You may be wondering how you can comply with RoHS2 Directive in the most efficient way?

The Restriction of Hazardous Substances Directive, updated to the RoHS2 Directive, requires that a company eliminate the use of heavy metals and flame retardants that can have a negative impact on workers.

To this end, RoHS2 eliminated the exclusions that many industries (medical devices, testing equipment) enjoyed with the original RoHS, which means a lot more companies are now finding themselves scrambling to meet the mid-2017 deadline.

To comply with RoHS2 Directive, an organization should meet the requirements of the EN 50581 standard, which requires you to document each component that is used in every sub-assembly for your finished product.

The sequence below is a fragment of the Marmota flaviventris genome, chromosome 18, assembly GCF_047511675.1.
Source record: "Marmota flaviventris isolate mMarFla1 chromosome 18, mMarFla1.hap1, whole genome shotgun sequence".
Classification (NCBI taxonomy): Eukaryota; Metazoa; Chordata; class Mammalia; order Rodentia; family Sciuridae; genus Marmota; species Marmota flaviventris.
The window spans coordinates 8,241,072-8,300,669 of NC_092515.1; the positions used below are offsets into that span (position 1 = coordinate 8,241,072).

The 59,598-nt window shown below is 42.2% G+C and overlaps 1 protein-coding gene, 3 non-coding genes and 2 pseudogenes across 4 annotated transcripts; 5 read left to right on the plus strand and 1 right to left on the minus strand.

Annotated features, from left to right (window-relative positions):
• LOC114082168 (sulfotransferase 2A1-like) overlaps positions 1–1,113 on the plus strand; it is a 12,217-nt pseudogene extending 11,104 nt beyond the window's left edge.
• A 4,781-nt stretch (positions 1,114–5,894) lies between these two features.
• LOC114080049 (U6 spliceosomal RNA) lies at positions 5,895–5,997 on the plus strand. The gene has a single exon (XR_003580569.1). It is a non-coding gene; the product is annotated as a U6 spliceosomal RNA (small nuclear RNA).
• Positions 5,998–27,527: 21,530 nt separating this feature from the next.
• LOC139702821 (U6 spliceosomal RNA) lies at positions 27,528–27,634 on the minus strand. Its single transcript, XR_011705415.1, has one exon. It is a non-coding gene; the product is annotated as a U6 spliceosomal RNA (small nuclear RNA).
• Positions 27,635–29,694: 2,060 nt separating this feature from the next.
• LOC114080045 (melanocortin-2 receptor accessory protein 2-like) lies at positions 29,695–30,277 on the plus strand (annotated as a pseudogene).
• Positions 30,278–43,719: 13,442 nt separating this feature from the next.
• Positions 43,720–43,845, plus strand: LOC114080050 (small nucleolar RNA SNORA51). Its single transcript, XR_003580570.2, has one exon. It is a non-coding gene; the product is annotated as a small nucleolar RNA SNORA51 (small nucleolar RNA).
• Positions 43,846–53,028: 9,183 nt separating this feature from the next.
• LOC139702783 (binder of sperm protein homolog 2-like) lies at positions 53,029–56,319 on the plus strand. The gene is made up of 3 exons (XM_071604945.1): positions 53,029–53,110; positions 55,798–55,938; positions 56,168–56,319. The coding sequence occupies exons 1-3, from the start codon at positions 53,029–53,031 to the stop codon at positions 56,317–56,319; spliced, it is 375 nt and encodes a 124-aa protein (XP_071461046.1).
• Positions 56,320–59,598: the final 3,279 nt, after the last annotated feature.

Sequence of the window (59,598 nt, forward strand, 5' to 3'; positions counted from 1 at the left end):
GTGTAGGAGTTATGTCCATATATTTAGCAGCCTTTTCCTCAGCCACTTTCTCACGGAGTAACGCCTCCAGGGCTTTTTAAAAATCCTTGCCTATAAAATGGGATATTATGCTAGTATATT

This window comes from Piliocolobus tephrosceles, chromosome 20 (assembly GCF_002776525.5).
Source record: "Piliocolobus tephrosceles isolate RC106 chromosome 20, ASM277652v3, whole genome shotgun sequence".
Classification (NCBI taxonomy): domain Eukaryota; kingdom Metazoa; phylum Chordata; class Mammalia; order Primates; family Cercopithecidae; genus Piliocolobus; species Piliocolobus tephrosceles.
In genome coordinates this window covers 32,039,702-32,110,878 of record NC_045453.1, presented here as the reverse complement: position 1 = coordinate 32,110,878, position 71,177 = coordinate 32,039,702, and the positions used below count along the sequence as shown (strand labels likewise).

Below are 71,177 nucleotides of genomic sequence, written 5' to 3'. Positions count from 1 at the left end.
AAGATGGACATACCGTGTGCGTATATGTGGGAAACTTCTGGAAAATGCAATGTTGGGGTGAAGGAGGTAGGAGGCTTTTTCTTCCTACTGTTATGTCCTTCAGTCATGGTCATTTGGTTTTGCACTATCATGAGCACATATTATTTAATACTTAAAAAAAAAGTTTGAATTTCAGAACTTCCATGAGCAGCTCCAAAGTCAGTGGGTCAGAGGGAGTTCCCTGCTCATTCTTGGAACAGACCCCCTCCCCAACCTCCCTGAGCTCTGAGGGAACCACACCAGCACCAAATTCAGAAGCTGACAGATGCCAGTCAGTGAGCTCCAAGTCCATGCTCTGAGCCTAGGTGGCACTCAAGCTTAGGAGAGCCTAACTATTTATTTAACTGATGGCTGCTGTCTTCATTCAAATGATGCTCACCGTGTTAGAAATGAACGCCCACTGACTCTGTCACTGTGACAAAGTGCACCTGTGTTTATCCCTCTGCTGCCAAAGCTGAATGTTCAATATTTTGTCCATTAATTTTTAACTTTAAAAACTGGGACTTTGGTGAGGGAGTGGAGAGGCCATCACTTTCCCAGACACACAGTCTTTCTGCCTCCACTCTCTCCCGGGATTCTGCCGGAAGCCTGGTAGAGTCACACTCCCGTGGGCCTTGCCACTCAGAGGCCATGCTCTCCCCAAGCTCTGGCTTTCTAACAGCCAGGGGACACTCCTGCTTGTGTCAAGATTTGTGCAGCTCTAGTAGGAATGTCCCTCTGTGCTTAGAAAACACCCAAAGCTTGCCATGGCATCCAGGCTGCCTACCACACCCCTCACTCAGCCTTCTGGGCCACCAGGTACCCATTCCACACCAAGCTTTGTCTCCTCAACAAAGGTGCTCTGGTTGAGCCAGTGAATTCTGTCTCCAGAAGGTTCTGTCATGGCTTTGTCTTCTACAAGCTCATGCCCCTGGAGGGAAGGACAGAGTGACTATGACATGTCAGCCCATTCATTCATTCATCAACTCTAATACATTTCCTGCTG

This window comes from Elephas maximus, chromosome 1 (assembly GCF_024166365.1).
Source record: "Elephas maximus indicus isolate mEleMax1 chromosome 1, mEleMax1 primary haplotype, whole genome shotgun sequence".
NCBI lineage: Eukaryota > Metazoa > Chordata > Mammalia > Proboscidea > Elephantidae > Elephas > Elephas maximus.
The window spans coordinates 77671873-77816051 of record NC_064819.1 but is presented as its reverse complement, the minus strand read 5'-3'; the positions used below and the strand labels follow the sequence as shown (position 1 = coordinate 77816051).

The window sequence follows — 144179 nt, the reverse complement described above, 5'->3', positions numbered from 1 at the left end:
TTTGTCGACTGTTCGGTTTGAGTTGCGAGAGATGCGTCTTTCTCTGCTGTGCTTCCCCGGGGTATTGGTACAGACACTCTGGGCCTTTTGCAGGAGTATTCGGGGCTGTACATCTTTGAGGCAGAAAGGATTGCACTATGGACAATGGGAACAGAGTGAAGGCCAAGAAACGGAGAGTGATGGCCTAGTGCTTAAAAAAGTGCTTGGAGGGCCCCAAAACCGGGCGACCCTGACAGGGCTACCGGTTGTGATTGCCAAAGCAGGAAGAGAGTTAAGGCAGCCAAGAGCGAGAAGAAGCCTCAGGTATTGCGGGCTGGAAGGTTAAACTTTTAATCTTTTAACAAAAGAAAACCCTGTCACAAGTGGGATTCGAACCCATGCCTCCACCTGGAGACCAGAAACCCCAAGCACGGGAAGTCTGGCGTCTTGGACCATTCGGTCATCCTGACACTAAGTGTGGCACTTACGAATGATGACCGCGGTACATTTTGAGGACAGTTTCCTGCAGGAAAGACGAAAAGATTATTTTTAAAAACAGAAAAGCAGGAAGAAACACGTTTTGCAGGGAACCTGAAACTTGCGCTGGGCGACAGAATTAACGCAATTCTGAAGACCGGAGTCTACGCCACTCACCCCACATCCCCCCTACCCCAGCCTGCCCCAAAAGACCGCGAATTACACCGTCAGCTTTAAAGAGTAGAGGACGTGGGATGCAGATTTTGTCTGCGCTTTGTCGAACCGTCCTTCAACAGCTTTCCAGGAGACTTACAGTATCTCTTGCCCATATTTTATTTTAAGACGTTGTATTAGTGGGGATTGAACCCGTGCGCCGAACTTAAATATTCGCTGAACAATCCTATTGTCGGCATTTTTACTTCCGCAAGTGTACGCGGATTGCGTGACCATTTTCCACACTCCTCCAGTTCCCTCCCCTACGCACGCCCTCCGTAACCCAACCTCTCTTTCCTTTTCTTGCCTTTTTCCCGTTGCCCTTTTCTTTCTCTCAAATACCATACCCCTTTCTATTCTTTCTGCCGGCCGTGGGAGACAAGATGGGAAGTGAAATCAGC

With Bills of Material in the thousands, this can sound like a daunting task; however, there are several software tools that can help you do this easily and efficiently – BOMCheck, BOMTracker, and a host of other tools that rely on data from suppliers and manufacturers to quickly and correctly identify whether a part is RoHS complaint.

*NOTE: “lead free” or Pb-free does NOT necessarily indicate RoHS2 compliant – as there are 6 chemicals/compounds in ROHS2. ¬†While lead/Pb is the most common one used in electrical and electronic equipment, in order to comply with RoHS2 Directive, a part must also certify that it does not contain more than trace amounts of all six ‘banned’ substances. ¬†This is especially important for printed circuit boards, which may use one of the two restricted substances as a flame retardant.

To summarize:

  • understand your Bill of Materials (BOM) and whether each component complies with RoHS2 Directive;
  • document your BOM compliance using a software tool or excel spreadsheet
  • comply with all requirements of EN 50581.